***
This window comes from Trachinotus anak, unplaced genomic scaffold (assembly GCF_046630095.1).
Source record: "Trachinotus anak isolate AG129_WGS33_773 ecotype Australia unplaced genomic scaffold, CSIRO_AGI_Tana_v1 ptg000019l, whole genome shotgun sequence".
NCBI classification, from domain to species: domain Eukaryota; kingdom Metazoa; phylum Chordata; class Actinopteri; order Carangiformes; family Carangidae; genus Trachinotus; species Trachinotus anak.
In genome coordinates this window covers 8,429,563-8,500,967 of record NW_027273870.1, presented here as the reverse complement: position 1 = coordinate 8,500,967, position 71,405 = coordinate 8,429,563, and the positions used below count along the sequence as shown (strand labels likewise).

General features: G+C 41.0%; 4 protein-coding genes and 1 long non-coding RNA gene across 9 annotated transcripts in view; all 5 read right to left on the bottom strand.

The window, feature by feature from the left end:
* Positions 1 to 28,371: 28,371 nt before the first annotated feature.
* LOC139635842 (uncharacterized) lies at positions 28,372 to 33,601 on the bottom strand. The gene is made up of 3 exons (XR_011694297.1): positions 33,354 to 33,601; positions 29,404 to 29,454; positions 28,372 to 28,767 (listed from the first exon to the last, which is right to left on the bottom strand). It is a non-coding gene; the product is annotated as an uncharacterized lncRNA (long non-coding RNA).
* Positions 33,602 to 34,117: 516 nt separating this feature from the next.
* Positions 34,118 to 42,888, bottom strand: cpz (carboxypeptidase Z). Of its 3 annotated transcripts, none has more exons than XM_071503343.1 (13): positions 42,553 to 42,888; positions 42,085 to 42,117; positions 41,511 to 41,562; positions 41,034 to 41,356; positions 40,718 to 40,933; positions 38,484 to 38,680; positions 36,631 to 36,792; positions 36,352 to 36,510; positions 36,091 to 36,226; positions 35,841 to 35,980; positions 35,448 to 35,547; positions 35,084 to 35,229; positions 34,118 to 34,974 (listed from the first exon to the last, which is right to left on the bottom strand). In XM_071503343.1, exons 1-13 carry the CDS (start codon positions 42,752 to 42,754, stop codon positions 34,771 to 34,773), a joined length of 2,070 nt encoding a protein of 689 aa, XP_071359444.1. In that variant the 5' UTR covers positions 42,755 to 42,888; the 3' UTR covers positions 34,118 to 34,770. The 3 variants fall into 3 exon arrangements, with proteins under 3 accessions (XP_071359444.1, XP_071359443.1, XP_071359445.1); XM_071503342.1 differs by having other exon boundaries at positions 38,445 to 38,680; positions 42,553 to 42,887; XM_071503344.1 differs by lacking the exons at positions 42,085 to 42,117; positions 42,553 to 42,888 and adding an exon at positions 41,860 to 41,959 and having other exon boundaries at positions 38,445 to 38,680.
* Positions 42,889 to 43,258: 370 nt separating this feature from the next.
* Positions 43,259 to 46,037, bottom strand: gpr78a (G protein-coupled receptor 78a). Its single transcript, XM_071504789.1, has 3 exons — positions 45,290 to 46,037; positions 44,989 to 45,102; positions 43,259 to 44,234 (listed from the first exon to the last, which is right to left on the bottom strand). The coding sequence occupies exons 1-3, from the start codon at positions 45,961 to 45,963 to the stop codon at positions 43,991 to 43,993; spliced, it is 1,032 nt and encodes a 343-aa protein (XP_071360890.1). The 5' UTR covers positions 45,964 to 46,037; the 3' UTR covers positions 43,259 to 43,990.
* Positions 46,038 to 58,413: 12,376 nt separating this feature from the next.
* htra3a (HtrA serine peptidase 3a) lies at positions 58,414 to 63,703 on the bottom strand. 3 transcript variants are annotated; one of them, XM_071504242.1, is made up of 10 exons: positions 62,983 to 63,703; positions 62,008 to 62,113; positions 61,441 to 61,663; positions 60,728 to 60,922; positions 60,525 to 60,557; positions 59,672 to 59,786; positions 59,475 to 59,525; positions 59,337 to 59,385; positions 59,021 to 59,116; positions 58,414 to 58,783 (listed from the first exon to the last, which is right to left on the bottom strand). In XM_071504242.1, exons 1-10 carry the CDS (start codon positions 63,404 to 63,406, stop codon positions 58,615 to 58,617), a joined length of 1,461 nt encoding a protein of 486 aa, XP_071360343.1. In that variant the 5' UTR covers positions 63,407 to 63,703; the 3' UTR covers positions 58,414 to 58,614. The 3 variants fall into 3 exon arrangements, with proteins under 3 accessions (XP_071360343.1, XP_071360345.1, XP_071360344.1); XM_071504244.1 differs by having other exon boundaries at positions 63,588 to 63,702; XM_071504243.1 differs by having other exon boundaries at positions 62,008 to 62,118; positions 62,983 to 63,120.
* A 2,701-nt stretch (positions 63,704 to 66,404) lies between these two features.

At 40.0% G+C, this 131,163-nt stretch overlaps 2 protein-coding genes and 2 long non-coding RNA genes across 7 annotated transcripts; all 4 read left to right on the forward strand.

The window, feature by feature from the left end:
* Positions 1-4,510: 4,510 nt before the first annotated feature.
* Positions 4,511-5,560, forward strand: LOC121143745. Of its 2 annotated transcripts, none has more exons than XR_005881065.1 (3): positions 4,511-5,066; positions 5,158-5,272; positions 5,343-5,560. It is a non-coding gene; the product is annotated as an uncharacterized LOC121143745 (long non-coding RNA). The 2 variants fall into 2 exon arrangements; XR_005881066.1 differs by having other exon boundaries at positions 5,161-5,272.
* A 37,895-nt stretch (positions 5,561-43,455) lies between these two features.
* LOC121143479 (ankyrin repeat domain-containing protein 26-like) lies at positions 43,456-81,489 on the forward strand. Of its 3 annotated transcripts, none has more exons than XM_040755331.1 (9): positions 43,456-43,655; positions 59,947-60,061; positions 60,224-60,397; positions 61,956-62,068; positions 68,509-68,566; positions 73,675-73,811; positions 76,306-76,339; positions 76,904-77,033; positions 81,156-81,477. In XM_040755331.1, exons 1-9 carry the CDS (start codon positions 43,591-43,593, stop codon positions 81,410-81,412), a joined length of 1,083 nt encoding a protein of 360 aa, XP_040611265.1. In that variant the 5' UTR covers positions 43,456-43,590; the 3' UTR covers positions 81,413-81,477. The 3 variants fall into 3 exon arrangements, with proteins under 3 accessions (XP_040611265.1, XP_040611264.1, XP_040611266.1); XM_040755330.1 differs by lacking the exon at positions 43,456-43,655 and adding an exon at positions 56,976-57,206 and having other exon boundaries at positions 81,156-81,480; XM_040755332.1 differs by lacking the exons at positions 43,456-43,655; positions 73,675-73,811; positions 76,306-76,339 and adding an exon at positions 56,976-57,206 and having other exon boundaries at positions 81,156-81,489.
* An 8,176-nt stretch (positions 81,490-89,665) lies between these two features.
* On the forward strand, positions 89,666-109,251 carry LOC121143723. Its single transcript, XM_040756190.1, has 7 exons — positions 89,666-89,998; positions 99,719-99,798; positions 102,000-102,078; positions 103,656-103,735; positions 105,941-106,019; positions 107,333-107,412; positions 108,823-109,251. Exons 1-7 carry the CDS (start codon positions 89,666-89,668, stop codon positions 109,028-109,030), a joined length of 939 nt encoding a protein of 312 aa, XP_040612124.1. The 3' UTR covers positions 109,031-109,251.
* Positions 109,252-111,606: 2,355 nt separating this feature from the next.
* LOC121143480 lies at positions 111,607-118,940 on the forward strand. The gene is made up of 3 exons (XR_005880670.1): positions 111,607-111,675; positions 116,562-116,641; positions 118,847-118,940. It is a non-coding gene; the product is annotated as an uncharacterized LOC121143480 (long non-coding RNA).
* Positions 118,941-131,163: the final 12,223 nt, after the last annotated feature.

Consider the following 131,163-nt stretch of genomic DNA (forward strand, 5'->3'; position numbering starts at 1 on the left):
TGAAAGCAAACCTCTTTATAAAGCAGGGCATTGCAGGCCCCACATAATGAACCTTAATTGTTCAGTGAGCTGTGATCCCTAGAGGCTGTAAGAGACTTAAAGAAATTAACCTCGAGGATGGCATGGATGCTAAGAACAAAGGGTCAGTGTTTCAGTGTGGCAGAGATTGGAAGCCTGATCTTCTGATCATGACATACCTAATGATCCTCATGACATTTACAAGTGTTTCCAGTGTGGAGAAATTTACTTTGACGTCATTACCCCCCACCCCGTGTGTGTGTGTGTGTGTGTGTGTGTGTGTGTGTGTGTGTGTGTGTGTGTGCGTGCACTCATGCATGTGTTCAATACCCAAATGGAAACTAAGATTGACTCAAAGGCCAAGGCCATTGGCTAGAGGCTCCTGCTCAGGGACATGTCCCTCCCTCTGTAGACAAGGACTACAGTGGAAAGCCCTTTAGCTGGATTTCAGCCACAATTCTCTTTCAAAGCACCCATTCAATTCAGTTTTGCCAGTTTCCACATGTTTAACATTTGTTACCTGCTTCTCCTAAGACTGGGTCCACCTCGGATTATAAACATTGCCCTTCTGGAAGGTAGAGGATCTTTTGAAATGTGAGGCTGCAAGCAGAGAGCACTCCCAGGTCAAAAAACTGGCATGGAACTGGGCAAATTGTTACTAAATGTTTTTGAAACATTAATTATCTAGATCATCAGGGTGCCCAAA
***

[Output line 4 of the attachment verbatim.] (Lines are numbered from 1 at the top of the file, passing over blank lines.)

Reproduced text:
In genome coordinates this window covers 8,429,563-8,500,967 of record NW_027273870.1, presented here as the reverse complement: position 1 = coordinate 8,500,967, position 71,405 = coordinate 8,429,563, and the positions used below count along the sequence as shown (strand labels likewise).